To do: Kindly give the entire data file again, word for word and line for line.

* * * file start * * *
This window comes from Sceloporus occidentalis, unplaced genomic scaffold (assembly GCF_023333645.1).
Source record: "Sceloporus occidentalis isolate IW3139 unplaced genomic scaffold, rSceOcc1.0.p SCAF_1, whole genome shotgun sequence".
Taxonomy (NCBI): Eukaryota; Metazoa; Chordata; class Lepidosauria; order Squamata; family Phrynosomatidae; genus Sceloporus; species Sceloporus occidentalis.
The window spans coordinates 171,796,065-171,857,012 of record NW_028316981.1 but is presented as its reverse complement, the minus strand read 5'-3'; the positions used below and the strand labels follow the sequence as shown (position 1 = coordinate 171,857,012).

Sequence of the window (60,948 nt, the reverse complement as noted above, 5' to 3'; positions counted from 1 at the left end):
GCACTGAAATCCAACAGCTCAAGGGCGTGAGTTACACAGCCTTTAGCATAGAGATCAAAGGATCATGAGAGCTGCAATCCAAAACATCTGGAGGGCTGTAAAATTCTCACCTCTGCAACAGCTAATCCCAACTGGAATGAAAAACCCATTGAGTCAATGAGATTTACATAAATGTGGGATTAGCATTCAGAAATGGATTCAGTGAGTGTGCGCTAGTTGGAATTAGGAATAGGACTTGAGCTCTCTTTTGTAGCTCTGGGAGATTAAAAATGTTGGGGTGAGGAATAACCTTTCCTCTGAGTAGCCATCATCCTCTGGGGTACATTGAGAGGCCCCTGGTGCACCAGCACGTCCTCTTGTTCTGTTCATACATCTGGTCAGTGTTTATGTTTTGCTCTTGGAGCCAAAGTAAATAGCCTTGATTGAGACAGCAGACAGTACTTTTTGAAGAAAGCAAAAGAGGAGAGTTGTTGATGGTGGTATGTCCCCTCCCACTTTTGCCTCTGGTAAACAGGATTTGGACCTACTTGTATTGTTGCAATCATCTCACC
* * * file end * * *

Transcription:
This window comes from Sceloporus occidentalis, unplaced genomic scaffold (assembly GCF_023333645.1).
Source record: "Sceloporus occidentalis isolate IW3139 unplaced genomic scaffold, rSceOcc1.0.p SCAF_1, whole genome shotgun sequence".
Taxonomy (NCBI): Eukaryota; Metazoa; Chordata; class Lepidosauria; order Squamata; family Phrynosomatidae; genus Sceloporus; species Sceloporus occidentalis.
The window spans coordinates 171,796,065-171,857,012 of record NW_028316981.1 but is presented as its reverse complement, the minus strand read 5'-3'; the positions used below and the strand labels follow the sequence as shown (position 1 = coordinate 171,857,012).

Sequence of the window (60,948 nt, the reverse complement as noted above, 5' to 3'; positions counted from 1 at the left end):
GCACTGAAATCCAACAGCTCAAGGGCGTGAGTTACACAGCCTTTAGCATAGAGATCAAAGGATCATGAGAGCTGCAATCCAAAACATCTGGAGGGCTGTAAAATTCTCACCTCTGCAACAGCTAATCCCAACTGGAATGAAAAACCCATTGAGTCAATGAGATTTACATAAATGTGGGATTAGCATTCAGAAATGGATTCAGTGAGTGTGCGCTAGTTGGAATTAGGAATAGGACTTGAGCTCTCTTTTGTAGCTCTGGGAGATTAAAAATGTTGGGGTGAGGAATAACCTTTCCTCTGAGTAGCCATCATCCTCTGGGGTACATTGAGAGGCCCCTGGTGCACCAGCACGTCCTCTTGTTCTGTTCATACATCTGGTCAGTGTTTATGTTTTGCTCTTGGAGCCAAAGTAAATAGCCTTGATTGAGACAGCAGACAGTACTTTTTGAAGAAAGCAAAAGAGGAGAGTTGTTGATGGTGGTATGTCCCCTCCCACTTTTGCCTCTGGTAAACAGGATTTGGACCTACTTGTATTGTTGCAATCATCTCACC